Malcolm Glazer and sons Joel and Brian believe they have a terrific compromise between the desires of 10 cities to have baseball and the National League's willingness to expand by just two teams in 1993: Award two teams to five cities.

The Glazers admit their idea is a little radical, so they are figuring the NL Expansion Committee will award one team to a more traditional ownership group -- one that represents one city. The Glazers are seeking the other team -- one that would play in four cities.

They have what they consider the top five sites in mind, just in case the Expansion Committee takes one. So, for example, if Tampa-St. Petersburg receives a franchise, the Glazers would like to own the Washington-Denver-Buffalo-Miami Whatevers. No four of those five quite form what you could call the Quad Cities, so the Glazers are operating under the neutral banner of America's Baseball Team Inc. (Of course, if Tampa-St. Petersburg gets tossed into the mix, you really would have five cities and a veritable bevy of natural nicknames: the Pent Houses, the Pent-A-Gons, the Pent-Athletes.)

An arrangement like this is not unprecedented. The Green Bay Packers play home games in Green Bay and in Milwaukee, about 120 miles away. When the NBA franchise that is now the Sacramento Kings left Cincinnati in 1972, it became the Kansas City-Omaha Kings and divided its home games between those cities about 190 miles apart. The American Basketball Association's Virginia Squires (after originating in Oakland and then spending one season as the Washington Caps) hosted games in Norfolk, Hampton, Richmond and Roanoke.

But this could be four regions. And Malcolm Glazer said his team "probably" would evenly rotate home games among the four, rather than playing the first 20 in one city, the second 20 in another and so on.

The Glazers are serious.

And when they made their presentation to the Expansion Committee -- Douglas Danforth of the Pirates, John McMullen of the Astros, Fred Wilpon of Mets and NL President Bill White -- a month ago in New York, they were not removed from the premises by law enforcement officials. "I thought they would tear us apart," Malcolm Glazer said. "They didn't do that."

"We were very well received," Joel Glazer said. "They were excited about the idea. They said the idea was not new to them, that some very prominent baseball people have said they {all of baseball's owners} have to look at the idea of two cities sharing a team."

Malcolm Glazer, 63, is president of the First Allied Corp., a Boynton Beach, Fla.-based company that owns several television stations and has holdings in real estate, health care and banking. It once offered the federal government $7 billion for Conrail. Until earlier this year, he was the largest individual shareholder of Harley-Davidson.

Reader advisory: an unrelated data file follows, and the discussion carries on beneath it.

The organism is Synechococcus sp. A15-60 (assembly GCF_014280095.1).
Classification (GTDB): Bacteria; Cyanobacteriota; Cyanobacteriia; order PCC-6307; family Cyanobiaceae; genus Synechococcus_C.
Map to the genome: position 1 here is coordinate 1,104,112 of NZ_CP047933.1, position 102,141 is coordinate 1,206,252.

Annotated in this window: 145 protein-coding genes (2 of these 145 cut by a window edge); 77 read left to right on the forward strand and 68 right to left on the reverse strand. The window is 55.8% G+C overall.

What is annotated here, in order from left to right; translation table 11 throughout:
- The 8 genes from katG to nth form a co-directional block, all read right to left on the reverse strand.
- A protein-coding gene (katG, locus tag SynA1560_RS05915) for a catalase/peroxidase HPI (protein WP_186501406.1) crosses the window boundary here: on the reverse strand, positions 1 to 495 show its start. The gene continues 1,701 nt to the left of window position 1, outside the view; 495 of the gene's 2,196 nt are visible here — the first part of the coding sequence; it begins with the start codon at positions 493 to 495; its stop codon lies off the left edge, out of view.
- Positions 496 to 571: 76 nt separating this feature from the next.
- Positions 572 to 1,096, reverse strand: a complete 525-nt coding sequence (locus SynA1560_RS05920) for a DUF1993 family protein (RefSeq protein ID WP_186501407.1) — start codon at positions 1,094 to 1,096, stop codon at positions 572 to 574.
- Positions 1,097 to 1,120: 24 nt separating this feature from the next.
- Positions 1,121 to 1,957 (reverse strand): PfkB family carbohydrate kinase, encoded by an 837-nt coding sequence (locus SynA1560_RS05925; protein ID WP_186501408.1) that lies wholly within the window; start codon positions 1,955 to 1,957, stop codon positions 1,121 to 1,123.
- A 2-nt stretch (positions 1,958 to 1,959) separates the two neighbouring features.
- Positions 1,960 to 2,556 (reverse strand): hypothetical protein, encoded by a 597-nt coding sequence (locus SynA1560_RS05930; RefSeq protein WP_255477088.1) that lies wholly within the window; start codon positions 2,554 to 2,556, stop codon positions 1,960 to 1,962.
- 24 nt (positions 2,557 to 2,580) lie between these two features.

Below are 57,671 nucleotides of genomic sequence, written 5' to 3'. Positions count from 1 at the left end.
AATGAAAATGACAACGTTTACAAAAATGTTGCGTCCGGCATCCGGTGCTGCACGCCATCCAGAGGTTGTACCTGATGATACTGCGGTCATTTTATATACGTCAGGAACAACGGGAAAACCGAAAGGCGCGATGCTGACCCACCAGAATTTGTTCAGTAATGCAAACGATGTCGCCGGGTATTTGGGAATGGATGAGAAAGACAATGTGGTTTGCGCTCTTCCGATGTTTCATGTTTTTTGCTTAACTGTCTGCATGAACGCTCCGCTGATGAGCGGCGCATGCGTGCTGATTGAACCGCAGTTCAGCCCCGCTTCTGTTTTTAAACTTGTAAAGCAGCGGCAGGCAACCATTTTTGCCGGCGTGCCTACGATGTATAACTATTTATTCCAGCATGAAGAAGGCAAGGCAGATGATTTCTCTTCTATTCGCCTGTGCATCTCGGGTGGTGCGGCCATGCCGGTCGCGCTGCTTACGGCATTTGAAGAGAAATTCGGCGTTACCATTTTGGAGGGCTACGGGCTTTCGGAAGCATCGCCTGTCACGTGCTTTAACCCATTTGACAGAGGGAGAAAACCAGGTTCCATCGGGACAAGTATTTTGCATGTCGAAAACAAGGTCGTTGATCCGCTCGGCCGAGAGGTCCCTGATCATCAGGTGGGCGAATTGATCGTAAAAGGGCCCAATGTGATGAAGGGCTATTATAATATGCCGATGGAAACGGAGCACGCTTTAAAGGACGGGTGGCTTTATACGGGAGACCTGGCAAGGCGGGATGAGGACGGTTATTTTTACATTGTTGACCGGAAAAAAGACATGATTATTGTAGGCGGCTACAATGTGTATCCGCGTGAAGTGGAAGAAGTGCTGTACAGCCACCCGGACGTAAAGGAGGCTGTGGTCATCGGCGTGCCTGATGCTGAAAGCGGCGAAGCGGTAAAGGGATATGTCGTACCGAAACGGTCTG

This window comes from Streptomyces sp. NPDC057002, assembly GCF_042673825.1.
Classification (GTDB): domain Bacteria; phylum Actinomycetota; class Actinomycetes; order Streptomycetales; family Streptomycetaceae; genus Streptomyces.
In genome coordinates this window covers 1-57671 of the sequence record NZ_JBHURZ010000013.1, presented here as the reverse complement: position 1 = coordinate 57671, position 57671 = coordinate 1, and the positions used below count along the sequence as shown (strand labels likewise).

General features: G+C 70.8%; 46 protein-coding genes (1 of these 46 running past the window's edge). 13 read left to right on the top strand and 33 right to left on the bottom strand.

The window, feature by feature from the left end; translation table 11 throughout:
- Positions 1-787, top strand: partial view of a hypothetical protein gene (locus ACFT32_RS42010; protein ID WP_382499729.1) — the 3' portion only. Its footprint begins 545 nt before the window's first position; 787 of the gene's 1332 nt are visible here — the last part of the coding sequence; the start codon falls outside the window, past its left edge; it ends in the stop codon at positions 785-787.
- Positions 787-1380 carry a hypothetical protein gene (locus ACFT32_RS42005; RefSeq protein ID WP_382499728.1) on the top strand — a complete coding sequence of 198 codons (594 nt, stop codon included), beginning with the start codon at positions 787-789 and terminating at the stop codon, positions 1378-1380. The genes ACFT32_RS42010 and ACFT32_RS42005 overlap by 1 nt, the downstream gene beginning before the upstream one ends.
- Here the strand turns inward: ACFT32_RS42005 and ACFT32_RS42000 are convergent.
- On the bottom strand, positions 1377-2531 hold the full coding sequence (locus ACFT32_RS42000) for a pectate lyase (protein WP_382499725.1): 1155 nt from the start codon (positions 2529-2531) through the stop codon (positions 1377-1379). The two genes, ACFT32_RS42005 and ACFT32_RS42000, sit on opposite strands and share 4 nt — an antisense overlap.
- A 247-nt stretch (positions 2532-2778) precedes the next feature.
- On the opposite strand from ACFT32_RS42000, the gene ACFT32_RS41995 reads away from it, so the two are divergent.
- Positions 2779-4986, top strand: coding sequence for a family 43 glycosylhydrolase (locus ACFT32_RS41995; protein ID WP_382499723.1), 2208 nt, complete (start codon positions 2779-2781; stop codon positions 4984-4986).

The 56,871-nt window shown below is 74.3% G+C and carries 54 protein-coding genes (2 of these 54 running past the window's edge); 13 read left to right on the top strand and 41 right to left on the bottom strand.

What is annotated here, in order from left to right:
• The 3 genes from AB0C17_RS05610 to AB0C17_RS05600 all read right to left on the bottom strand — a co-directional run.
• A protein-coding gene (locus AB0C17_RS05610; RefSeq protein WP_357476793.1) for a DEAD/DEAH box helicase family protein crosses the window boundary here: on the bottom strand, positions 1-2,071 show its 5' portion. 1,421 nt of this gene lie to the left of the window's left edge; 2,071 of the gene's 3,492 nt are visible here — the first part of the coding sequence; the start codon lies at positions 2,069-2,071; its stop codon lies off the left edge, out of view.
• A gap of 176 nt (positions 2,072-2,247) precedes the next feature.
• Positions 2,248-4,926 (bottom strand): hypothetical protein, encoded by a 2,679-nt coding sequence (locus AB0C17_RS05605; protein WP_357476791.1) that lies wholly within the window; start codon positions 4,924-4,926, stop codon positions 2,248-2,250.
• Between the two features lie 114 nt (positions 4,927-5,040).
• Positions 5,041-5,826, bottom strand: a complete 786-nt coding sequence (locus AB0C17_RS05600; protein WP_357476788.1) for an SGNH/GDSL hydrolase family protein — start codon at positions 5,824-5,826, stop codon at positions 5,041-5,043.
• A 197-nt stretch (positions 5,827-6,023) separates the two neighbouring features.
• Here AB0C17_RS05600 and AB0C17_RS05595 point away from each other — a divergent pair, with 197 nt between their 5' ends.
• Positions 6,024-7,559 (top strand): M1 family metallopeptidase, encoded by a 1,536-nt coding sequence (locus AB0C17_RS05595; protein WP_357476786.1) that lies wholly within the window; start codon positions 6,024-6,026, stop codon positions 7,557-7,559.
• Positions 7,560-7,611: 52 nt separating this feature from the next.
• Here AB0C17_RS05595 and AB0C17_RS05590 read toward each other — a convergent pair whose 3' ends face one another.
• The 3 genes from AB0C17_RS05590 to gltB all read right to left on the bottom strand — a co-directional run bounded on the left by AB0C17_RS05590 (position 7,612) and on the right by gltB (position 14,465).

But he said his sons are "doing the bulk" of the work on the baseball project. Not unusual -- except for the fact that Joel, who hatched the America's Baseball Team concept, is 23 years old and Brian is 26. Graduates of American University, "they drag me along for my gray hair -- and my wallet," Malcolm Glazer said with a laugh.

Joel said of the presentation before the Expansion Committee: "After I walked out of there, I thought about it and said, 'Wow, I was just talking to three owners and the president of the National League!' But while it was going on, I was there to get my message across."

The Glazers' message is that, in addition to helping quench the nation's thirst for major league baseball, an expansion team playing in four cities would be more viable financially than one playing in one city. Their overriding premise, as articulated by Joel Glazer, is: "Faced with the prospect of having no games or 19, obviously everyone would jump at the opportunity to have 19."

A four-city team, they say, would receive more local television and radio revenue because stations in each city would want to carry most or all of the team's games. It would have higher attendance because they say a team with only 20 games in each of four cities would be more likely to sell out all of its home games than a team with 81 games in one city. That's basic supply and demand, along with a much cheaper season ticket. And, again because of supply and demand, the Glazers say their team would be more likely to sustain these advantages while it struggles for respectability on the field.

As for the question of who would want to play for a team like this, the Glazers say they would provide housing for the players, many of whom already make their permanent homes in a city different from the one in which they play. Plus, the Glazers say their players would have four times as many opportunities for endorsements as one-city players have.

Their idea remains in the preliminary stages, even as the Expansion Committee moves toward paring the field of prospective ownership groups to four or five finalists. For example, Brian Glazer said, they have not had discussions with the D.C. Armory Board about using RFK Stadium. But the Glazers say they are confident.

"If I had said 30 years ago that baseball would be played indoors on fake grass, you would have slapped me in the face," Joel Glazer said. "People's initial reaction to this is, 'You're crazy.' But the more they understand the idea and the more they get educated about it, the more intrigued they get."

Said Malcolm Glazer: "The only thing we're changing is having four cities share a team. We're not changing the whole game."